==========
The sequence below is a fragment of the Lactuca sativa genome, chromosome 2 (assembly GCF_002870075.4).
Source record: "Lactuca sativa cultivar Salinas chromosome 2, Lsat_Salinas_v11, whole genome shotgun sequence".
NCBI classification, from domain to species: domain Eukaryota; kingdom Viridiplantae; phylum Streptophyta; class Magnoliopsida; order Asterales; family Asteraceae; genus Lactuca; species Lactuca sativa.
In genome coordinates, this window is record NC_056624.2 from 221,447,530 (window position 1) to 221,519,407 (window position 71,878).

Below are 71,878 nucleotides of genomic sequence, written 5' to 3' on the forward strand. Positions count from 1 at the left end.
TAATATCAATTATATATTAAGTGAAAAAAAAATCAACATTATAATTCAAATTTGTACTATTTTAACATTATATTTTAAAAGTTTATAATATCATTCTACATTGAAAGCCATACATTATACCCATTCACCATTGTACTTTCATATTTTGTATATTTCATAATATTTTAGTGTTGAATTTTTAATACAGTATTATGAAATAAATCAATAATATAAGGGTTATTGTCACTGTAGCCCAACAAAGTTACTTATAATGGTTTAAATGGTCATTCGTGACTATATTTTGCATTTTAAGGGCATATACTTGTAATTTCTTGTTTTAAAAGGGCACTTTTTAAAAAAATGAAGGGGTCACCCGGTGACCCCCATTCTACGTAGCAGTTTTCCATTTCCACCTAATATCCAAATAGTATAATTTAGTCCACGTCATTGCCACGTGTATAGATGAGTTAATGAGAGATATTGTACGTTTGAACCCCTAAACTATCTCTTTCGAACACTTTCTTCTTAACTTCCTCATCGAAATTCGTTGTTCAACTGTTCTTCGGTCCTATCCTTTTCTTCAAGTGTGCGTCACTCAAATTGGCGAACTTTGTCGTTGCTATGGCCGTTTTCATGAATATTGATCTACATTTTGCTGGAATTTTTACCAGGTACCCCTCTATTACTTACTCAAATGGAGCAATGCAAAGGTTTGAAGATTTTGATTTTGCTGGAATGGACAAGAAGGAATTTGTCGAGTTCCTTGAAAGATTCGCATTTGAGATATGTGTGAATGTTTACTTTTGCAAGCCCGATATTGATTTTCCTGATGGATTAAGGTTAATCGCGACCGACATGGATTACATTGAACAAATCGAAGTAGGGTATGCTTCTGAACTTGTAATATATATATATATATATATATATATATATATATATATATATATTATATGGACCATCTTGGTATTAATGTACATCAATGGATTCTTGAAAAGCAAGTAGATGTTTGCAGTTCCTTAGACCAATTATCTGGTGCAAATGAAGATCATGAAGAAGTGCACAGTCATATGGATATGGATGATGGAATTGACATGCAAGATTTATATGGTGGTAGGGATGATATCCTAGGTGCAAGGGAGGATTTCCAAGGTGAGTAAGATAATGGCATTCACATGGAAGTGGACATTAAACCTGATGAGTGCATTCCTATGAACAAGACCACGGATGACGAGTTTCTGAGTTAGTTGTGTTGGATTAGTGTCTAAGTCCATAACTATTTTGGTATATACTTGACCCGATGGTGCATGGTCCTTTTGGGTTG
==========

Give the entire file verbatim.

The sequence below is a fragment of the Lactuca sativa genome, chromosome 2 (assembly GCF_002870075.4).
Source record: "Lactuca sativa cultivar Salinas chromosome 2, Lsat_Salinas_v11, whole genome shotgun sequence".
NCBI classification, from domain to species: domain Eukaryota; kingdom Viridiplantae; phylum Streptophyta; class Magnoliopsida; order Asterales; family Asteraceae; genus Lactuca; species Lactuca sativa.
In genome coordinates, this window is record NC_056624.2 from 221,447,530 (window position 1) to 221,519,407 (window position 71,878).

Below are 71,878 nucleotides of genomic sequence, written 5' to 3' on the forward strand. Positions count from 1 at the left end.
TAATATCAATTATATATTAAGTGAAAAAAAAATCAACATTATAATTCAAATTTGTACTATTTTAACATTATATTTTAAAAGTTTATAATATCATTCTACATTGAAAGCCATACATTATACCCATTCACCATTGTACTTTCATATTTTGTATATTTCATAATATTTTAGTGTTGAATTTTTAATACAGTATTATGAAATAAATCAATAATATAAGGGTTATTGTCACTGTAGCCCAACAAAGTTACTTATAATGGTTTAAATGGTCATTCGTGACTATATTTTGCATTTTAAGGGCATATACTTGTAATTTCTTGTTTTAAAAGGGCACTTTTTAAAAAAATGAAGGGGTCACCCGGTGACCCCCATTCTACGTAGCAGTTTTCCATTTCCACCTAATATCCAAATAGTATAATTTAGTCCACGTCATTGCCACGTGTATAGATGAGTTAATGAGAGATATTGTACGTTTGAACCCCTAAACTATCTCTTTCGAACACTTTCTTCTTAACTTCCTCATCGAAATTCGTTGTTCAACTGTTCTTCGGTCCTATCCTTTTCTTCAAGTGTGCGTCACTCAAATTGGCGAACTTTGTCGTTGCTATGGCCGTTTTCATGAATATTGATCTACATTTTGCTGGAATTTTTACCAGGTACCCCTCTATTACTTACTCAAATGGAGCAATGCAAAGGTTTGAAGATTTTGATTTTGCTGGAATGGACAAGAAGGAATTTGTCGAGTTCCTTGAAAGATTCGCATTTGAGATATGTGTGAATGTTTACTTTTGCAAGCCCGATATTGATTTTCCTGATGGATTAAGGTTAATCGCGACCGACATGGATTACATTGAACAAATCGAAGTAGGGTATGCTTCTGAACTTGTAATATATATATATATATATATATATATATATATATATATATATATTATATGGACCATCTTGGTATTAATGTACATCAATGGATTCTTGAAAAGCAAGTAGATGTTTGCAGTTCCTTAGACCAATTATCTGGTGCAAATGAAGATCATGAAGAAGTGCACAGTCATATGGATATGGATGATGGAATTGACATGCAAGATTTATATGGTGGTAGGGATGATATCCTAGGTGCAAGGGAGGATTTCCAAGGTGAGTAAGATAATGGCATTCACATGGAAGTGGACATTAAACCTGATGAGTGCATTCCTATGAACAAGACCACGGATGACGAGTTTCTGAGTTAGTTGTGTTGGATTAGTGTCTAAGTCCATAACTATTTTGGTATATACTTGACCCGATGGTGCATGGTCCTTTTGGGTTG